Losing weight is a balancing act. 

On the one hand, the faster you lose weight, the more excited you are to continue, but on the other hand, the faster you lose weight, the more you run the risk of muscle loss, hunger, irritability, metabolic slowdown, and eventually eating your way back to your previous weight (or even heavier).

One way to thread this needle is to maintain a fairly aggressive calorie deficit (20-to-25 percent) and take periodic breaks from your diet—an approach has been validated by a University of Tasmania study where scientists found that taking short, planned, highly structured breaks from dieting made fat loss more efficient and sustainable.

In this study, researchers split fifty-one men into two groups: one group dieted every day for sixteen weeks, and the other dieted on a “two week on” (calorie deficit), “two week off” (maintenance calories) schedule until they also reached sixteen weeks of dieting (the second group taking twice as long). 

The researchers provided all of the meals to the subjects throughout the study, which ensured they were eating the right number of calories, and everyone also kept a food diary to be doubly sure of how much food they were eating.

By the end of their weight loss phases, participants in group one (continuous dieting) who completed the study lost about 21 pounds on average, and their counterparts in group two (intermittent dieting) lost nearly 32 pounds. Then, all participants returned to their normal eating patterns, and six months later, the researchers checked in with everyone to see how much weight they had regained.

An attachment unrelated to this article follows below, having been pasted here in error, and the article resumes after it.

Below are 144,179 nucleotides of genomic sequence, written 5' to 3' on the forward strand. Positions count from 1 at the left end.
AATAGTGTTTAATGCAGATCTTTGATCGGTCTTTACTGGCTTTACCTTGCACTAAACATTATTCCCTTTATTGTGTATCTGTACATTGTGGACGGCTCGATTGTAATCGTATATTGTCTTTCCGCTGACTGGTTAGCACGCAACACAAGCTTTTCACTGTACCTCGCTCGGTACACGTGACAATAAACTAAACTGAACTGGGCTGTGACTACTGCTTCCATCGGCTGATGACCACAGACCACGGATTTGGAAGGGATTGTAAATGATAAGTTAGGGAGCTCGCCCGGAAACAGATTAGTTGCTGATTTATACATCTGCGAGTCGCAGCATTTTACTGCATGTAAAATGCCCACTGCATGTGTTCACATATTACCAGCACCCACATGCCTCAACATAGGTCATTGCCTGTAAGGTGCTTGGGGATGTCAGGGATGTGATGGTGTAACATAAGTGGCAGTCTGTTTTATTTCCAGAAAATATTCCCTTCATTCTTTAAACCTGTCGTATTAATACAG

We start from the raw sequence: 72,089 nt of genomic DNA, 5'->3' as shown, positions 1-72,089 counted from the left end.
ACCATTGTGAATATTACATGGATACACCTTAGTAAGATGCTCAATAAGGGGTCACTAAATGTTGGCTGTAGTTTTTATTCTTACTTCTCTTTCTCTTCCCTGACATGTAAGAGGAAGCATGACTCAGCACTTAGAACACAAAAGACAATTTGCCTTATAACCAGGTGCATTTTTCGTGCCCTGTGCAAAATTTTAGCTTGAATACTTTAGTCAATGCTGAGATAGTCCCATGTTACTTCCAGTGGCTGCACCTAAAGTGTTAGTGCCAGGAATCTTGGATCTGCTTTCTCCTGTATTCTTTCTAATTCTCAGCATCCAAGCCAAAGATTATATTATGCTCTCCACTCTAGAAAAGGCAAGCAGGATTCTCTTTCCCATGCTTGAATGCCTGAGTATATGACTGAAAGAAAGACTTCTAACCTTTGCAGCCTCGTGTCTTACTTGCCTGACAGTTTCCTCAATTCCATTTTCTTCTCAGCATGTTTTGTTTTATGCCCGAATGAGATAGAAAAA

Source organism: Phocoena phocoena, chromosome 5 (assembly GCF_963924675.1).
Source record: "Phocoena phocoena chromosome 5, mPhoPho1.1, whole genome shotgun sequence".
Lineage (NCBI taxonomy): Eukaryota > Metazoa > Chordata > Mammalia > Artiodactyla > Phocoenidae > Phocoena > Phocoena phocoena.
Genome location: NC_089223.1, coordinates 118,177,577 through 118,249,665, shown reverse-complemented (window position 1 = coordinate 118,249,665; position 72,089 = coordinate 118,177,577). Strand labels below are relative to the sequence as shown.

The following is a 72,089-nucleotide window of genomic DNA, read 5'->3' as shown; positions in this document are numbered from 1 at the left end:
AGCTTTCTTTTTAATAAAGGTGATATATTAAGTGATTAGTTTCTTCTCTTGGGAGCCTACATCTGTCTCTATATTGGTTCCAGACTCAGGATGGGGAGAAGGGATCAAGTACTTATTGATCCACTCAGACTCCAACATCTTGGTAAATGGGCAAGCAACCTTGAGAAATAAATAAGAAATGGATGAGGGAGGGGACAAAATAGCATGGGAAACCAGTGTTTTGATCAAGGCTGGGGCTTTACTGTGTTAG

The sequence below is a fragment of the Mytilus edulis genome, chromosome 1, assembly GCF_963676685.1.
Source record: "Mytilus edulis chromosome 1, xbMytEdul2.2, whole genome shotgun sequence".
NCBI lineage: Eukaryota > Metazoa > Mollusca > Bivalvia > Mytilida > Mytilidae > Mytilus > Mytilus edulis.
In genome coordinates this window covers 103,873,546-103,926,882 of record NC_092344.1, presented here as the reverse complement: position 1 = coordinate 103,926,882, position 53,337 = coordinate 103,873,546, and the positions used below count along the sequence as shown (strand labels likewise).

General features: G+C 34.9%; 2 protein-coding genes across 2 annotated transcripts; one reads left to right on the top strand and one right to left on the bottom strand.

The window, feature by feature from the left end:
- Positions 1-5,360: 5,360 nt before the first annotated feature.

The scientists found that the continuous dieters had regained 13 pounds on average, reducing their total weight loss to just over 7 pounds, and the intermittent dieters had regained just under 8 pounds, pegging their net weight loss at about 24 pounds.

So, in the final analysis, the intermittent dieters outperformed the continuous dieters in all respects, but there was one catch: It took them twice as long to complete their weight loss phase and return to normal eating. And in the real world, doubling the duration of a diet can make it more daunting and difficult to stick with.

Be that as it may, how can you effectively incorporate the findings of this study into your own dieting? 

While you don’t need to use diet breaks if you don’t want to, they can be a gamechanger if you’ve struggled with sticking to a diet in the past and especially if you’ve struggled to maintain weight loss over the long haul. 

Here’s what works well for most people:

  1. If your body composition goal requires no more than eight-or-so weeks of dieting, you probably don’t need to include any breaks. Just stick it out.
  2. If your goal requires more than eight-to-twelve weeks of dieting, take a one-to-two week diet break (maintenance calories) every eight-to-ten weeks.
  3. If you’re lean (25 percent body fat or less for women and 15 percent or less for men) and looking to get really lean, take a one-week diet break every six-to-eight weeks.